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  (Source: Elite Nomads)
Army looks for ways to use fuel cells with non-petroleum sources

The United States Army has started the development and application of hydrogen fuel-cell technology to their vehicles. The first vehicle to receive this technology will be the workhorse M1 Abrams battle tank. This type of tank requires vast amounts of onboard computing power for sensors, computing equipment, battle command technology and other electronic equipment, so using fuel cell technology would be able to provide greater electrical power than the current setup, which is a diesel engine/alternator arrangement. 

In addition, the use of a fuel cell would make the tank's motor run in near silence. This is a particularly helpful feature since enemy combatants can hear the current model's 1,000+hp multi fuel turbine engine from miles away, and with a silent engine, the tank can sneak into certain territory relatively unheard. 

The use of a fuel cell would be convenient as well because the hydrogen would be extracted from JP-8 diesel fuel onboard and converted into electricity, meaning that "the current refueling infrastructure would remain in place." 

As of now, the testing of fuel cells in tanks exists only in the laboratory. The idea is to find a way to power multiple fleets of military vehicles with fuel cells "that use non-petroleum sources." There have been problems with having to deliver fuel through dangerous war zones and across two large countries. Providing security for the transport vehicles to assure that they get to the desired destination in order to fuel the tanks has become more than a thorn in their side, and fuel cell technology could possibly eliminate these worries. 

This isn't the Army's first effort toward greener technology, though. In May of this year, HP was in the process of developing a "Dick Tracy-like" watch that uses solar panels for the U.S. military. Also, a new hybrid Army aircraft that resembles a blimp and can travel for three weeks at a time unmanned, was designed and will be sent to Afghanistan by mid 2011.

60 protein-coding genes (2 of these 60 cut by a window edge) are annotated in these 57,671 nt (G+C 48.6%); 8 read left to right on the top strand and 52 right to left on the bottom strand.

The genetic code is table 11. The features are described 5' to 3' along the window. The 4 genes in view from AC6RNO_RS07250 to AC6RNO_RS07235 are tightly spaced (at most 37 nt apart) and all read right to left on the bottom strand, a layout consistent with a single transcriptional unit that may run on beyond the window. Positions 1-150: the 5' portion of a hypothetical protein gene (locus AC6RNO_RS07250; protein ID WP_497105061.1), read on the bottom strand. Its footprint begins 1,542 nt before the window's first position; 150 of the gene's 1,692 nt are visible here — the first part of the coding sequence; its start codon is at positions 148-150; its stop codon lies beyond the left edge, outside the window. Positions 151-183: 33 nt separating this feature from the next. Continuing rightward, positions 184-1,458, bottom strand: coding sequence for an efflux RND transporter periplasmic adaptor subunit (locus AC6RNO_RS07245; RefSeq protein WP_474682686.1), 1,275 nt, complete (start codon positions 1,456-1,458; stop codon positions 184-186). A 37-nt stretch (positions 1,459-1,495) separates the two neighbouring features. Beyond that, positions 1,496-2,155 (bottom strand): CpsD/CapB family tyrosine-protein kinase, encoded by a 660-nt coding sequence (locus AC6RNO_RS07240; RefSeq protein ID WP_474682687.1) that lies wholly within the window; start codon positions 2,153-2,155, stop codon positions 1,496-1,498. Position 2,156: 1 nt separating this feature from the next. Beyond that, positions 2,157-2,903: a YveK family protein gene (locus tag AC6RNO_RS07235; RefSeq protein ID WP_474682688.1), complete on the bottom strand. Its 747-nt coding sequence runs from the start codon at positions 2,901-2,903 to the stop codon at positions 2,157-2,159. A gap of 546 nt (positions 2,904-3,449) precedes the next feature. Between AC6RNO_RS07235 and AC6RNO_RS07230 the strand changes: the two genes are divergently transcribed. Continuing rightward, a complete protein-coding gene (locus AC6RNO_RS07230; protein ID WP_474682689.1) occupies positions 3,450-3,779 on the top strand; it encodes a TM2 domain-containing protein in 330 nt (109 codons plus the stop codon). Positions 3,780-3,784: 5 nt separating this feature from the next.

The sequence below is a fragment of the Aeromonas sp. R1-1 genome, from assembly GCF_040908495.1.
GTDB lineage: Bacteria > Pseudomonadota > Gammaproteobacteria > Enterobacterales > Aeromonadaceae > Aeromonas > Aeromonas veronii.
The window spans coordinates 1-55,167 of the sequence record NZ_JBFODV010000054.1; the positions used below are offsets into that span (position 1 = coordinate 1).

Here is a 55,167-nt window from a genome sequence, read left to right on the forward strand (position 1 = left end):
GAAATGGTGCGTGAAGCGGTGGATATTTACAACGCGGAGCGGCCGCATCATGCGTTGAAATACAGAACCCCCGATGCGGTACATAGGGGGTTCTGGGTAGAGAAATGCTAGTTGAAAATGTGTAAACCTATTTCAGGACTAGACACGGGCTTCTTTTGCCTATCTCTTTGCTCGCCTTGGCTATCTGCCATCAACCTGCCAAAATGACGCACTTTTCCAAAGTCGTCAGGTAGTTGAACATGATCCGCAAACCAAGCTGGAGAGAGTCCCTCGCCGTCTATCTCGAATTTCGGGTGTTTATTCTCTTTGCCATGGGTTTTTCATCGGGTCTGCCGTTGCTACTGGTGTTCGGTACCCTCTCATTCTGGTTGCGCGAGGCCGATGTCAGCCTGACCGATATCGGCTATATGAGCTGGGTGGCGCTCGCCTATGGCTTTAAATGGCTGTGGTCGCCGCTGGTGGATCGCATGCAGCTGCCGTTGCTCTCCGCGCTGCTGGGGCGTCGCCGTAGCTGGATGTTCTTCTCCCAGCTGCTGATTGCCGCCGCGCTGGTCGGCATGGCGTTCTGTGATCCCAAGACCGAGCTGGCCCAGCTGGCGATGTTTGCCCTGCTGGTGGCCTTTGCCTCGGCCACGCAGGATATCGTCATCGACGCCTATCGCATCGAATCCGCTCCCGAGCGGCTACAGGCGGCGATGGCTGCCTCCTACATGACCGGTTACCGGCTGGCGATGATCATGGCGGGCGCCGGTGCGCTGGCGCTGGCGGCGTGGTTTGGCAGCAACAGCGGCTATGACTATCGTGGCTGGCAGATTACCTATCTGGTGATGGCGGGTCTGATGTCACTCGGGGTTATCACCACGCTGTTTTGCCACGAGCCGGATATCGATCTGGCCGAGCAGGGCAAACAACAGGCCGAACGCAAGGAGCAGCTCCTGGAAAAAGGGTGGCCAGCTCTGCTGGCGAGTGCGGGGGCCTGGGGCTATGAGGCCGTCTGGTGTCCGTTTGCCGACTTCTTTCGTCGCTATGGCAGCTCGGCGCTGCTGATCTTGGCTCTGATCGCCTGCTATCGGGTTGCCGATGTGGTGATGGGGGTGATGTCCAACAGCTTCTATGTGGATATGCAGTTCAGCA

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RE: Efficiency of fuel cells with diesel?
By knutjb on 7/13/2010 3:29:11 PM , Rating: 4
Turbines can be tuned to run on the widest variety of fuels. Power plants frequently use natural gas. I have seen turbines run on alcohol, gasoline, NG, diesel, kerosene, a wide variety of jet fuels. B-36s had booster jets on the wing tips running on av gas. If its a liquid or it can be vaporized and it burns, a turbine will run on it.

The most likely reason to run JP8 is that aircraft use it so its plentiful, it runs much cleaner than diesel fuel, doesn't gel easily, doesn't smell so strong once burnt, isn't very smokey, and likely helps the turbine live longer.


By JediJeb on 7/14/2010 2:27:43 PM , Rating: 2
Even when my Dad was in the Army in the late 60s they had multi-fuel engines in the 2 1/2 ton trucks that would run on gasoline, diesel, kerosene, jet fuel, or just about anything else. I believe it was and engine that was mainly diesel in style but I think lower in compression so it would take the gasoline. The military has been using multi-fuel tech for decades because it allows you to stay mobile with any fuel you can grab at the moment.


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